Will Wright's Spore Set for Release
On February 12th, I was heartened to receive in my e-mail an announcement from Maxis Software that their upcoming game, Spore had finally set a release date, September 7, 2008. Originally titled “Sim Everything” by designer Will Wright (the inventor of every Sim game ever made), Spore's development started in 2000, and was announced in 2005, as a response to current gaming trends. Namely, the desire to “make a whomping big game that requires a whole separate computer to use.” The centerpiece of Spore is it's use of a technique called “procedural generation” to minimize size requirements as well as mold the game to the player.
If you've ever turned on iTunes' Visualizer, you've seen procedural generation at work. Procedural generation makes it so you never see the same visualization twice. In video games, procedural generation allows developers to forgo the Grand Theft Auto style of game design, where every building in the game has been specifically drawn, programmed, and placed on the map. Instead, the game builds the map each time the it is run, constructing the buildings largely at random. The effect is that gameplay is constantly changing and no two playthroughs are ever the same, which adds tremendously to the replay value.
Procedural generation also allows for the the game to be significantly smaller. A fantastic example of this can be found in a freeware game called .kkrieger (the extra period isn't a mistake). Released in 2004, the game generates a single level that, in modern gaming would probably be 200MB of memory. .kkrieger is only 96kb large. For comparison purposes pretty much any essay you've ever written is as large or larger than that. Sure, the game is pretty awful, it's graphics are something out of 1999 and God help the player if they should bump into a wall (you're stuck!), but it proves it's point. Even games back in 1999 weren't that small.
Now, Spore itself is not that tiny. The general buzz among gaming bloggers is that it'll be around the size of Sims 2 or slightly larger. But, that space requirement is nothing, when you account for the fact that this game, which models the process of evolution and development on life on planets, generates entire universes and everything in those universes for the player.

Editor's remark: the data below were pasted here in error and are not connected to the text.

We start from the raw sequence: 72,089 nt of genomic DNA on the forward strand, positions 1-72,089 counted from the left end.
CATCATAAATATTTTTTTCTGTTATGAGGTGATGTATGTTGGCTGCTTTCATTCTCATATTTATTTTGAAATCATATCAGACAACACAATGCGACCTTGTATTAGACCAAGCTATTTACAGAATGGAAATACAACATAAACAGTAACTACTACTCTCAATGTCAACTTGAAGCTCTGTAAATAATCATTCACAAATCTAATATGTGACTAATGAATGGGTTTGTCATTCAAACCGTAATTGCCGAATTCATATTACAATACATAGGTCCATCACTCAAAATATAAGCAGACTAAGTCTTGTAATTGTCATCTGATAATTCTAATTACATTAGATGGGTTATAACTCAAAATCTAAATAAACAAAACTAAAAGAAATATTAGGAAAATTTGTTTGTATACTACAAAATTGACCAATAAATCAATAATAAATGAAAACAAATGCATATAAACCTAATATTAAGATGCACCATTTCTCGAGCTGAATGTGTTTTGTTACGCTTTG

Spore , if it ever comes out (before the September date was specified, they'd announced they were shooting for April or May), allows a player to guide an organism from cellular to sentient life in the stages of evolution, controlling it's shape, characteristics, coloring, behavior, culture, architecture. I mean, look, there is a reason “SimEverything” was the first title.
A vast majority of the content in the game is produced by players. That's right, not the player, players, plural. Every time a player makes a new organism, building, vehicle, spaceship, whatever, it's now available for use by every other gamer playing Spore . And if the game decides that your creation match a style similar to another player's, that player will be allowed to choose your creation. It's like match.com, but for gamers who aren't actually looking for human interaction.
Because the game builds the world your organism first appears on as well as the lifeforms it encounters using procedural generation when you begin the game there is the potential that entire games could be generated for the player, based on preference. Furthermore, the music in Spore is also procedurally generated, adding to the experience.
While neither Spore nor .kkrieger contain any plot, it's entirely possible that future games might generate characters, plotlines, even dialogue for the gamer. In other words, games might eventually tailor themselves to your wants and needs. Which would mean I would never have to do a review again. Hey, wait a minute, maybe this isn't so great.